Sermon for C Epiphany 2 January 20, 2019

Based on John 2:1-11
Suppose you are at a great party and then you discover that the guy you were sharing raunchy jokes with none other than Jesus himself. Would you leave early, like someone getting off the elevator 20 floors early because you changed its air quality? Would you spin it like a politician caught on a secret recording saying what he or she really thinks? Would it be like after Christmas with all our children and grandchildren when our older grandkids invited me into a game of Cards against Humanity and I discovered they knew things I thought they shouldn’t, and they discovered the same about me? Would it be like a beer hall sociable lately where even a Shakespearean version of the same game led me not to share aloud the card in my hand? Then I had another beer.      

If (when!) we are at such a party, Jesus, it seems by our gospel text today, just smiles, stretches out his hand, and pours us another glass. In other words, we are reminded today that Jesus is not only not bothered by a spirits-stimulated party. He even takes steps to amp it up. What the Gospel of John wants us to know is that God wants for us abundant life. Jesus Christ’s mission was and is to amp up human transparency, human community, human celebration, human gratitude, and human joy, all for a purpose infinitely more meaningful than mere self-satiated drunkenness.

Jesus’ first miracle at the wedding at Cana is about abundance. It was no short term party. Wedding celebrations lasted for days. It was the host’s responsibility to have enough food and drink supplied for the length of days. It was also the usual custom for guests to bring something, not only a wedding gift, to add to the celebration. Whatever the matter here, the host and guests just did not have enough to keep the party a party. Maybe they consumed more alcohol than your average Green Bay Packers or consumed more crawfish than a Cajun. Or maybe the host was stingy and the guests cheap. Whatever the case, on the third day—catch that—the third day, the human capacity ran short and the divine inclination for grace upon grace took over. The humans in charge did not know what happened. But the workers who depended on the barest daily bread knew. There was a stranger in the house who defied convention with theretofore unknown generosity.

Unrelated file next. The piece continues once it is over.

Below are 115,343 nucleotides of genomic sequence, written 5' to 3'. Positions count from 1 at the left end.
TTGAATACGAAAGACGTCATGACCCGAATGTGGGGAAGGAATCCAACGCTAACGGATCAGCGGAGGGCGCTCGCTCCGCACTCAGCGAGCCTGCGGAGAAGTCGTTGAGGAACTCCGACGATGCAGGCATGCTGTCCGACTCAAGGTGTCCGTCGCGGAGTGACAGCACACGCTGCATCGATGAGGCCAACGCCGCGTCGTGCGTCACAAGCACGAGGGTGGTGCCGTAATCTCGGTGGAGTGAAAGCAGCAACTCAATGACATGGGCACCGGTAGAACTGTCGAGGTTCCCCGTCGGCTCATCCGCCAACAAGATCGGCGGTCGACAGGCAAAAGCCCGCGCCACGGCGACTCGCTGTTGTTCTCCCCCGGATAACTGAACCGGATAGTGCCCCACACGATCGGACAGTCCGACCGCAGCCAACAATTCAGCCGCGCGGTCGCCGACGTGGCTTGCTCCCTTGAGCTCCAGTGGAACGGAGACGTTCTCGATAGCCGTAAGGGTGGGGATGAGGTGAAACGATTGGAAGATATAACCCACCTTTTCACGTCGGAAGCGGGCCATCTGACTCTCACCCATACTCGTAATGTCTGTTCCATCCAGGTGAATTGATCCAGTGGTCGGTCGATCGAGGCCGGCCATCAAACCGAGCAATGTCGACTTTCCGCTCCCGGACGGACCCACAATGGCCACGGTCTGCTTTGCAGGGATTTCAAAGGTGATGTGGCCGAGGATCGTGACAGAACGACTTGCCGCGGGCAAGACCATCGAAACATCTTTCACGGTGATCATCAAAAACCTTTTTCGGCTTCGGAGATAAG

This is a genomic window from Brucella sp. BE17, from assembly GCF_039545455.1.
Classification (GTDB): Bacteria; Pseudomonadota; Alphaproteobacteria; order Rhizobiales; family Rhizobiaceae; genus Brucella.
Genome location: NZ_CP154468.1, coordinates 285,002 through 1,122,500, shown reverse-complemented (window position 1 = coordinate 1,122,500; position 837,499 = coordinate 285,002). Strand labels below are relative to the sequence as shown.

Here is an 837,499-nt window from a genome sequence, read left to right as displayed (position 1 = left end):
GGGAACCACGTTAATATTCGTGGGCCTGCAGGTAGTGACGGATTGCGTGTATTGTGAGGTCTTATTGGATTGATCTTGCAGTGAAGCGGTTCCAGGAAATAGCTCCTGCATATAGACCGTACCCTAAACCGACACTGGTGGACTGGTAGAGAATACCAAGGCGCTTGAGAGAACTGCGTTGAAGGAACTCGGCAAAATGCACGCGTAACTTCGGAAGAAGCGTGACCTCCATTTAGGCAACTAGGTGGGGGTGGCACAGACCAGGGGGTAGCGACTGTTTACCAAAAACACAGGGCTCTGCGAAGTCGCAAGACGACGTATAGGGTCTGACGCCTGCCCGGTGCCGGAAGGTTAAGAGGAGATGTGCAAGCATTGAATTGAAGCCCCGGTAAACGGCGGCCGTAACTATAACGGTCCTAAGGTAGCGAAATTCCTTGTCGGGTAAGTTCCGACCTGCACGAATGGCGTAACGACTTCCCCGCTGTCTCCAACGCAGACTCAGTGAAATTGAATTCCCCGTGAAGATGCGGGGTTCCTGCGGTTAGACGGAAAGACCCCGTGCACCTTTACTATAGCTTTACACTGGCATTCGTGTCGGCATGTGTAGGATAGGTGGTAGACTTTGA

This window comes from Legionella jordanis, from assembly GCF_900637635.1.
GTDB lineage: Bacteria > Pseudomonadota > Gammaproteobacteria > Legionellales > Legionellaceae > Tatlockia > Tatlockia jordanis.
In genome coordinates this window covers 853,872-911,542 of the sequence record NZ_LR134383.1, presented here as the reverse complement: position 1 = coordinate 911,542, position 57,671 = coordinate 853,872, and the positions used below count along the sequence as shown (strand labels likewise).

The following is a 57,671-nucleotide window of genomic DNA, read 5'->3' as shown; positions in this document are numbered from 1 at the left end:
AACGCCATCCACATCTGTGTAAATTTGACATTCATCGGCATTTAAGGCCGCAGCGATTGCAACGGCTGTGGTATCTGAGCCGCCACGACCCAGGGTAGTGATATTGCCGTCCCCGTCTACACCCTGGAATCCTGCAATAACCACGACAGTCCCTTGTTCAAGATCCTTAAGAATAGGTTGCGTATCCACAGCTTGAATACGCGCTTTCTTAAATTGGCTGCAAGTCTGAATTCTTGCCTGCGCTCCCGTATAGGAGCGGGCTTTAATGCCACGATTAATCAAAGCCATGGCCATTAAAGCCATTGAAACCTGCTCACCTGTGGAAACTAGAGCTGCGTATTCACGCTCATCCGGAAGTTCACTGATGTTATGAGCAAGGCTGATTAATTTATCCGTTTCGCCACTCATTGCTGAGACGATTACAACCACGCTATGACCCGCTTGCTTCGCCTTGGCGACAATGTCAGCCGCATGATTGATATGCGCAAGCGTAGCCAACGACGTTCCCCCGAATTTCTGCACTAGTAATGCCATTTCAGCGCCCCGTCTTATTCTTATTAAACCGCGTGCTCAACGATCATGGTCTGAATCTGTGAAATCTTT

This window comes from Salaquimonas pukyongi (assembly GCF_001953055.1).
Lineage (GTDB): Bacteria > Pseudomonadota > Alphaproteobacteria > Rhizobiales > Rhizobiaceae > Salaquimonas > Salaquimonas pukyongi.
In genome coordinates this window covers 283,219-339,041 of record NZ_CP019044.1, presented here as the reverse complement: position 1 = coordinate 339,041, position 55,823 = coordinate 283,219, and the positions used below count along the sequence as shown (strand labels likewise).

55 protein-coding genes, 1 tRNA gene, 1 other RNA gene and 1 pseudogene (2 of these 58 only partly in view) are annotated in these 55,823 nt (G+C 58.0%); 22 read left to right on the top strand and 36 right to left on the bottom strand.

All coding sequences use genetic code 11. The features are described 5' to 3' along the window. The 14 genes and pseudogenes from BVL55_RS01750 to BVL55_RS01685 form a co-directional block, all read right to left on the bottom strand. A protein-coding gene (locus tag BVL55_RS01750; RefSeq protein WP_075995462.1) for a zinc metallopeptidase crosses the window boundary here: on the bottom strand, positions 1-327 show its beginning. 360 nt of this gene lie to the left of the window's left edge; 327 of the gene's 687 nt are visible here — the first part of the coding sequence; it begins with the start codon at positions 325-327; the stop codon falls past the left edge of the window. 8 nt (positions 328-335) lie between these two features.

Some 200 gallons of water in vessels reserved for religious ritual washing had become fine wine; what was set aside for baptismally-like washing a person’s outer parts were transformed into the joy that washes one’s interior humanity. It would make people happy and make a new joyful truly human community. If the words were not so explicitly said, their meaning would fill the house. “This wine is for all of you” would be the meaning taken as the wedding attendees would become a community, a congregation. As food and wine made them whole and real, words would come personally for each there. “For you as you are, poor, sad, shamed or sleepy, tender, or teary. This is for you. This, this joy, this vulnerability, this honesty you now express, this you is whom I accept, affirm, love. This joy in this restored community where all dance and sing and eat and drink together is what I made you for, and for the work you will do after this party is what I made you for, so that, so that, you can live a truly abundant life not merely on the limited basis of stuff you buy at the best places or take from the trash heap. I make you abundant in God’s grace so you can graciously care for all your brothers and sisters at this party and where parties need yet happen. This, this wedding party, is the sign of what I created all of you for and for which I give you the true and meaningful abundance of divine love and compassion.